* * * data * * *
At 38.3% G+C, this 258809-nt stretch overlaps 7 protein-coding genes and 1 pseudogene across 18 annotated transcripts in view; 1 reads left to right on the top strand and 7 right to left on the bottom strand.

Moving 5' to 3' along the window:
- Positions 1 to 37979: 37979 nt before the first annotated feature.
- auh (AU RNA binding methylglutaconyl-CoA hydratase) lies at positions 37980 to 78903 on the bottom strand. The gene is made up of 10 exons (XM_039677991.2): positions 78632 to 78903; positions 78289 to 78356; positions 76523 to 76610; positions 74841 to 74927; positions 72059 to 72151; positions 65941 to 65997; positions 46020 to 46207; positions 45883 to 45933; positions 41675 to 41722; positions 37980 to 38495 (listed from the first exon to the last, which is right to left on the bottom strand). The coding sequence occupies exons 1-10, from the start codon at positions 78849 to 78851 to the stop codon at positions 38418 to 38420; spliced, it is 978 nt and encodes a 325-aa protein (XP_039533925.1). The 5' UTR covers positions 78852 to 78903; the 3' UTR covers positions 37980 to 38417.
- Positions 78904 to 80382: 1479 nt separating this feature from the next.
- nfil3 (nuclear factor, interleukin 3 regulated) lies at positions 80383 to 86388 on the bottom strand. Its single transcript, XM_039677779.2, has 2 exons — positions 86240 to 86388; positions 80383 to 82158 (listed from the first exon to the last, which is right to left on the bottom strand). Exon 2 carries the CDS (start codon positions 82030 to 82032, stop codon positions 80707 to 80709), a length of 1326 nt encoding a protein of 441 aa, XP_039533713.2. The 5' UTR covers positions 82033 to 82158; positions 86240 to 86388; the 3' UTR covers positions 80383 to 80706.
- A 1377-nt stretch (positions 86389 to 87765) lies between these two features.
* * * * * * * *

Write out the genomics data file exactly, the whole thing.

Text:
At 38.3% G+C, this 258809-nt stretch overlaps 7 protein-coding genes and 1 pseudogene across 18 annotated transcripts in view; 1 reads left to right on the top strand and 7 right to left on the bottom strand.

Moving 5' to 3' along the window:
- Positions 1 to 37979: 37979 nt before the first annotated feature.
- auh (AU RNA binding methylglutaconyl-CoA hydratase) lies at positions 37980 to 78903 on the bottom strand. The gene is made up of 10 exons (XM_039677991.2): positions 78632 to 78903; positions 78289 to 78356; positions 76523 to 76610; positions 74841 to 74927; positions 72059 to 72151; positions 65941 to 65997; positions 46020 to 46207; positions 45883 to 45933; positions 41675 to 41722; positions 37980 to 38495 (listed from the first exon to the last, which is right to left on the bottom strand). The coding sequence occupies exons 1-10, from the start codon at positions 78849 to 78851 to the stop codon at positions 38418 to 38420; spliced, it is 978 nt and encodes a 325-aa protein (XP_039533925.1). The 5' UTR covers positions 78852 to 78903; the 3' UTR covers positions 37980 to 38417.
- Positions 78904 to 80382: 1479 nt separating this feature from the next.
- nfil3 (nuclear factor, interleukin 3 regulated) lies at positions 80383 to 86388 on the bottom strand. Its single transcript, XM_039677779.2, has 2 exons — positions 86240 to 86388; positions 80383 to 82158 (listed from the first exon to the last, which is right to left on the bottom strand). Exon 2 carries the CDS (start codon positions 82030 to 82032, stop codon positions 80707 to 80709), a length of 1326 nt encoding a protein of 441 aa, XP_039533713.2. The 5' UTR covers positions 82033 to 82158; positions 86240 to 86388; the 3' UTR covers positions 80383 to 80706.
- A 1377-nt stretch (positions 86389 to 87765) lies between these two features.